Drama Movies Column - News and Reviews 6

Drama Movies Column - News and Reviews 6
"The only thing I know for sure is that when more women make movies there will be more good parts for women because when you're a woman filmmaker you look at these underwritten female parts and say, 'Who is this person? Let's make this part work.' You see one movie after another made by men and the woman's part-she doesn't have a tic. She doesn't have anything that tells me who she is." Filmmaker Nora Ephron quoted in Rachel Abramowitz's book "Is That a Gun in Your Pocket?"

Abramowitz's book was published in 2000 and she profiles the women who began working in film in the late 1960s and early 1970s. She interviewed numerous writer-directors including Nora Ephron, Jane Campion, Callie Khouri, and Penny Marshall as well as studio executives Dawn Steel and Sherry Lansing. The book's tone is more gossipy than scholarly, but it serves as a useful reminder that women have always played an important role in the film industry.

Two recently published books also investigate the power of women in Hollywood, although the authors have opposing views on the influence of women in the studio era. The title of "Nobody's Girl Friday: The Women Who Ran Hollywood" announces writer J. E. Smyth's view immediately. I think she overstates her case, but her research is excellent. Maya Montanez Smukler's "Liberating Hollywood: Women Directors and the Feminist Reform of 1970s American Cinema" disputes Smyth's claim about women's authority prior to the 1970s. Smukler focuses on the difficulties and successes of women who demanded the right to sit in the director's chair. It is one of the advantages of the streaming era that films by Claudia Weill and Joan Micklin Silver (both profiled in Smukler's book) are easier to access now than when they were initially released.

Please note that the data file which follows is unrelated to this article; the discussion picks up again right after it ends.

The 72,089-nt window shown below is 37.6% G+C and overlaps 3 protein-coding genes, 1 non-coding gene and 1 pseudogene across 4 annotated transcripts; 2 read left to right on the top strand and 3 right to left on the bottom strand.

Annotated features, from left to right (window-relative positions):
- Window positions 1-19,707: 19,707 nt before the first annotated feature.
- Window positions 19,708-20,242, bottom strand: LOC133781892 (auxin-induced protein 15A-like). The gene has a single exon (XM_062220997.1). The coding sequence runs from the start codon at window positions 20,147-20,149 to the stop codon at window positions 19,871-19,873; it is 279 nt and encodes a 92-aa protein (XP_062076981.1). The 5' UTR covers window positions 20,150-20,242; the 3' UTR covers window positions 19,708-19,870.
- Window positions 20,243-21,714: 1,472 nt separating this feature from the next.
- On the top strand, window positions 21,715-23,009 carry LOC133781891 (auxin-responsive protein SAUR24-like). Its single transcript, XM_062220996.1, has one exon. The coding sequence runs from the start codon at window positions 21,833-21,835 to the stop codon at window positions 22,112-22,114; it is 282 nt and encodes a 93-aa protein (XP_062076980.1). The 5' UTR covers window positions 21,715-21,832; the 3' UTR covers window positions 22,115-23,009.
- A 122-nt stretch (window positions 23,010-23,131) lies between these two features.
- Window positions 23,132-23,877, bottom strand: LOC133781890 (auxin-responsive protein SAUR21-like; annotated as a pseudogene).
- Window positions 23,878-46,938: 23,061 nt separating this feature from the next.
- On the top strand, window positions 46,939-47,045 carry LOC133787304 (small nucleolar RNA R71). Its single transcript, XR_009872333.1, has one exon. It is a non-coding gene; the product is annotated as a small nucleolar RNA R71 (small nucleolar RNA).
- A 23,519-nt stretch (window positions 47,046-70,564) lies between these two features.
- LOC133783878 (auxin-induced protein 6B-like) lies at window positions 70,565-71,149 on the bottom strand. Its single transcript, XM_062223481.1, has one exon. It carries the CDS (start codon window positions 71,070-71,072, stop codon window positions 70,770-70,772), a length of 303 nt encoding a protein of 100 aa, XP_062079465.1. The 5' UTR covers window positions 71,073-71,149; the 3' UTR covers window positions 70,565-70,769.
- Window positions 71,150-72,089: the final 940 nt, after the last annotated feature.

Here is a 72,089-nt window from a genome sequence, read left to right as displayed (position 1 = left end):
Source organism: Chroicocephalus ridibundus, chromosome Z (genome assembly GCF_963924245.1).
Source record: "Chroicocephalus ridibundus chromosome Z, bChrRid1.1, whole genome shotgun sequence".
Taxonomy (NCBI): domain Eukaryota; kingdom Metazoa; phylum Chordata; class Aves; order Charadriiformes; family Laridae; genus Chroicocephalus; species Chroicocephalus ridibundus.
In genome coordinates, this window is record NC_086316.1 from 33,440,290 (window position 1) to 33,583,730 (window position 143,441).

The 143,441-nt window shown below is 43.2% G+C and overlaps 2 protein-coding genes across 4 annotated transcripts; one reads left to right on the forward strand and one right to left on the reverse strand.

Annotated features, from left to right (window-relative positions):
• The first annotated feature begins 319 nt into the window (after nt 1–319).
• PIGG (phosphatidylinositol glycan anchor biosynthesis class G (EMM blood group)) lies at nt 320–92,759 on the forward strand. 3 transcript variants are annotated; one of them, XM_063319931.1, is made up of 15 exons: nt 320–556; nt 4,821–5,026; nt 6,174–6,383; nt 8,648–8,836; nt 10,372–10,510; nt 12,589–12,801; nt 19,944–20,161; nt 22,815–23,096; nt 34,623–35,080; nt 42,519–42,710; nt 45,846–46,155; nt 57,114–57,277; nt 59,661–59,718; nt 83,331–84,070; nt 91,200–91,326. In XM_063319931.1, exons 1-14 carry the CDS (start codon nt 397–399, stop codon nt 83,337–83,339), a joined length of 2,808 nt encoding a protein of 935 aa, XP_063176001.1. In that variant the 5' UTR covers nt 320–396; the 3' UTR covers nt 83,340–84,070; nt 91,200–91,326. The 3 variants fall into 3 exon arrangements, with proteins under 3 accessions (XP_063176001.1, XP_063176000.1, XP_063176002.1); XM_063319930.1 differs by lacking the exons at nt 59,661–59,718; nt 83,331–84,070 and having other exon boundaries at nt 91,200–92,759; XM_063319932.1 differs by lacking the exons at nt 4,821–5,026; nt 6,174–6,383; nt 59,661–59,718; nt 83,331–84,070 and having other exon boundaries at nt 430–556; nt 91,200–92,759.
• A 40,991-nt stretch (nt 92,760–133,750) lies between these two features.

I started with Ephron's quote above because two films I watched recently prove her assertion. "Can You Ever Forgive Me?" and "The Bookshop" both feature compelling female protagonists with their own tics and obsessions; both are directed by women. Not unrelated is the fact that both are adaptations of books by female authors (Lee Israel and Penelope Fitzgerald, respectively). I felt neither film took enough risks in the way they were structured and photographed. However, Marielle Heller ("Can You Ever Forgive Me?") and Isabel Coixet ("The Bookshop") are "actor's directors" and the performances of Melissa McCarthy and Emily Mortimer do not disappoint.

I read the three books and watched the two films at my own expense. "Can You Ever Forgive Me?" (2018) and "The Bookshop" (2018) are available on DVD and currently streaming on Amazon. Article posted on 3/26/2019.



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